The hula is a dance formed by body movements combining with pictorial hand and arm gestures and rhythmic lower-body patterns that are named. It is accompanied by chant or song. and was developed in the by the Polynesians who settled in Hawaii. The chant is called a mele the hula dancer dramatizes the story told by the mele.
HULA CIRCA 1908
There are many styles of hula. They are commonly divided into two broad categories: Ancient hula, (which was practiced only by men), as performed before Western encounters with Hawaiʻi, is called kahiko.
Hawaiian history is an oral history. It was codified in genealogies and chants that were memorized and passed down through the generations. Chants told the stories of creation, mythology, royalty, and significant events and important people.
HULA DANCERS CIRCA 1890s
Hula is taught in schools called halau. The teacher of hula is the kumu hula, where kumu means source of knowledge. Hula dancing is a complex art form, and there are many hand motions used to signify aspects of nature, such as the basic Hula and Coconut Tree motions, or the basic leg steps, such as the Kaholo, Ka’o, and Ami.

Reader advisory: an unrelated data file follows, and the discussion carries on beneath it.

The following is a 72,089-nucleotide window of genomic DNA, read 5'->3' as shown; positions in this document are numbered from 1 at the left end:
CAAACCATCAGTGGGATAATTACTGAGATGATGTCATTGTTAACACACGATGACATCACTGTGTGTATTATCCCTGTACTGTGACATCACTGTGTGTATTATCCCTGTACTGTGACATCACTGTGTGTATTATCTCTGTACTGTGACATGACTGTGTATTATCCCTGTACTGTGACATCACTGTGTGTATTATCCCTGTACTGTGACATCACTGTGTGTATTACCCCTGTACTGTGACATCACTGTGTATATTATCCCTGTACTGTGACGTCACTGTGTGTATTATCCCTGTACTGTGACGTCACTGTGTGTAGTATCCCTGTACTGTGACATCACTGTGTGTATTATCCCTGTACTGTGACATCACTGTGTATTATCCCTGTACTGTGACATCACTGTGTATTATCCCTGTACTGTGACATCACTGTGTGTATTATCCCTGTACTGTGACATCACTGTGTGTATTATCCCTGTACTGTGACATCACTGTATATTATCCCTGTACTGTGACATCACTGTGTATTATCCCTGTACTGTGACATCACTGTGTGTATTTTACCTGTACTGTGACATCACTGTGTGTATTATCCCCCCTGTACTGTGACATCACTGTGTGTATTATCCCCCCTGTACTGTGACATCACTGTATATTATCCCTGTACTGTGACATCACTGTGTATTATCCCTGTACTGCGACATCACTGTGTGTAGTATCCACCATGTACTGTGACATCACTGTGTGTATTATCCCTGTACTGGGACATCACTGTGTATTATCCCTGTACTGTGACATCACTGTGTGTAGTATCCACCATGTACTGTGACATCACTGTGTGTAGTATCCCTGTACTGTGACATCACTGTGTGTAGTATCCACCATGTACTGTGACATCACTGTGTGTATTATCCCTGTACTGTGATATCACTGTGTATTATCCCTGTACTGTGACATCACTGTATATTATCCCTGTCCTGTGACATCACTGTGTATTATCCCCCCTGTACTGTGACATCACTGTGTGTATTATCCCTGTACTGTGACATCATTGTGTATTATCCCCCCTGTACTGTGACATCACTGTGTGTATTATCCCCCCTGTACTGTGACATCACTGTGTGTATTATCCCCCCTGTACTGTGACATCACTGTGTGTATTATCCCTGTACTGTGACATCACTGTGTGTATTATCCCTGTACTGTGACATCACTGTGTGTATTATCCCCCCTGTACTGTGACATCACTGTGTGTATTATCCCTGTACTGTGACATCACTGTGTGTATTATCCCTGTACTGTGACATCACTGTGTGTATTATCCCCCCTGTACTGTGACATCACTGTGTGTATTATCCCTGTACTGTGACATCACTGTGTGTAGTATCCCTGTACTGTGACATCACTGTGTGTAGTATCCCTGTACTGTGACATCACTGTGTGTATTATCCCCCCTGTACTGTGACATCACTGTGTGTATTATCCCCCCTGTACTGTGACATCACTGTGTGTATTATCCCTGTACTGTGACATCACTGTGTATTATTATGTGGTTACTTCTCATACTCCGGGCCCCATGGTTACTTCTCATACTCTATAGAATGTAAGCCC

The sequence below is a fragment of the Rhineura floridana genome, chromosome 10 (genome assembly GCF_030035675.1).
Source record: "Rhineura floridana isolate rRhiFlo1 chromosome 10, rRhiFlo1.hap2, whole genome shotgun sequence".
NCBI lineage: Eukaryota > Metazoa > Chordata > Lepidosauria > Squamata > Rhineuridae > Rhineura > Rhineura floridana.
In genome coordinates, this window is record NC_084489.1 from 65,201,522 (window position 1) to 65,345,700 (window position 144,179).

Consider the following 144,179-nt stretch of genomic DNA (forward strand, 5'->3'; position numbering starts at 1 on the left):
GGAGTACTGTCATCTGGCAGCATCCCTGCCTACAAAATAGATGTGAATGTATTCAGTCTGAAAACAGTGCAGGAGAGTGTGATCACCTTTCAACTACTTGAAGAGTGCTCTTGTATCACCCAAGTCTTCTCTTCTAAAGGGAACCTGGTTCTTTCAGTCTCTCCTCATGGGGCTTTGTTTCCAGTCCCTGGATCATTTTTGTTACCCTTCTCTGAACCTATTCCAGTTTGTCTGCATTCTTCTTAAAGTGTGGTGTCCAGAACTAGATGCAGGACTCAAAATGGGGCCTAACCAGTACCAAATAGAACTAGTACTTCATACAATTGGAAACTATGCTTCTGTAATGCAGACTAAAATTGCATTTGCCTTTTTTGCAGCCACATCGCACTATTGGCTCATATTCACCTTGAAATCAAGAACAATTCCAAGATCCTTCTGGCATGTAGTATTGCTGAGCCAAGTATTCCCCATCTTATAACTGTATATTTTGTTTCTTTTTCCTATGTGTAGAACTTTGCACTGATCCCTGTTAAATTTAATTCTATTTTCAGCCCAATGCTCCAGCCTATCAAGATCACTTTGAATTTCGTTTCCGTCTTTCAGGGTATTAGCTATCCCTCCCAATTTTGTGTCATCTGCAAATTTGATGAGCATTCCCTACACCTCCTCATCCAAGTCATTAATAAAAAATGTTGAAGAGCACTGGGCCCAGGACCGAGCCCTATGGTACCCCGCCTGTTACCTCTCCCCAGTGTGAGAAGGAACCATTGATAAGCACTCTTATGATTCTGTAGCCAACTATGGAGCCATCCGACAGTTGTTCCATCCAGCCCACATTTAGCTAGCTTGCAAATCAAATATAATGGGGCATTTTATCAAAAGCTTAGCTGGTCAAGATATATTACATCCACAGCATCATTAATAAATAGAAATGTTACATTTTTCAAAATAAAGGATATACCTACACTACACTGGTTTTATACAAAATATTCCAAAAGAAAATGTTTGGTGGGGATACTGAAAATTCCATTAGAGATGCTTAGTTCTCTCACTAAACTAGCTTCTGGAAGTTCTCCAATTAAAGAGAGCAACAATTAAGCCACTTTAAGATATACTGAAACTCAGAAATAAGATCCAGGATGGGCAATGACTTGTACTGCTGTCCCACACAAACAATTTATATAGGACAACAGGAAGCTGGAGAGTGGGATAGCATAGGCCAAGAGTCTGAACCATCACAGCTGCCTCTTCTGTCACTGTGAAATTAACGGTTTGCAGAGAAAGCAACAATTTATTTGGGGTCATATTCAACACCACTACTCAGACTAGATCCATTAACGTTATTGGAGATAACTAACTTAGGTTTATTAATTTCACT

HULA DANCERS CIRCA 1906
Instruments that may accompany the hula:
- Ipu- single gourd drum
- Ipu heke — double gourd drum
- Pahu — shark skin covered drum; considered sacred
- Pūniu — small knee drum made of a coconut shell with fish skin cover
- ʻIliʻili — water-worn lava stone used as castanet like instrument
- ʻUlīʻulī — feathered gourd rattles
- Pūʻili — split bamboo sticks
- Kālaʻau — rhythm sticks
The dog’s-tooth anklets worn by male dancers can be considered instruments, as they underlined the sounds of stamping feet.
HULA CIRCA 1930
Hula dancers: in traditional kahiko costume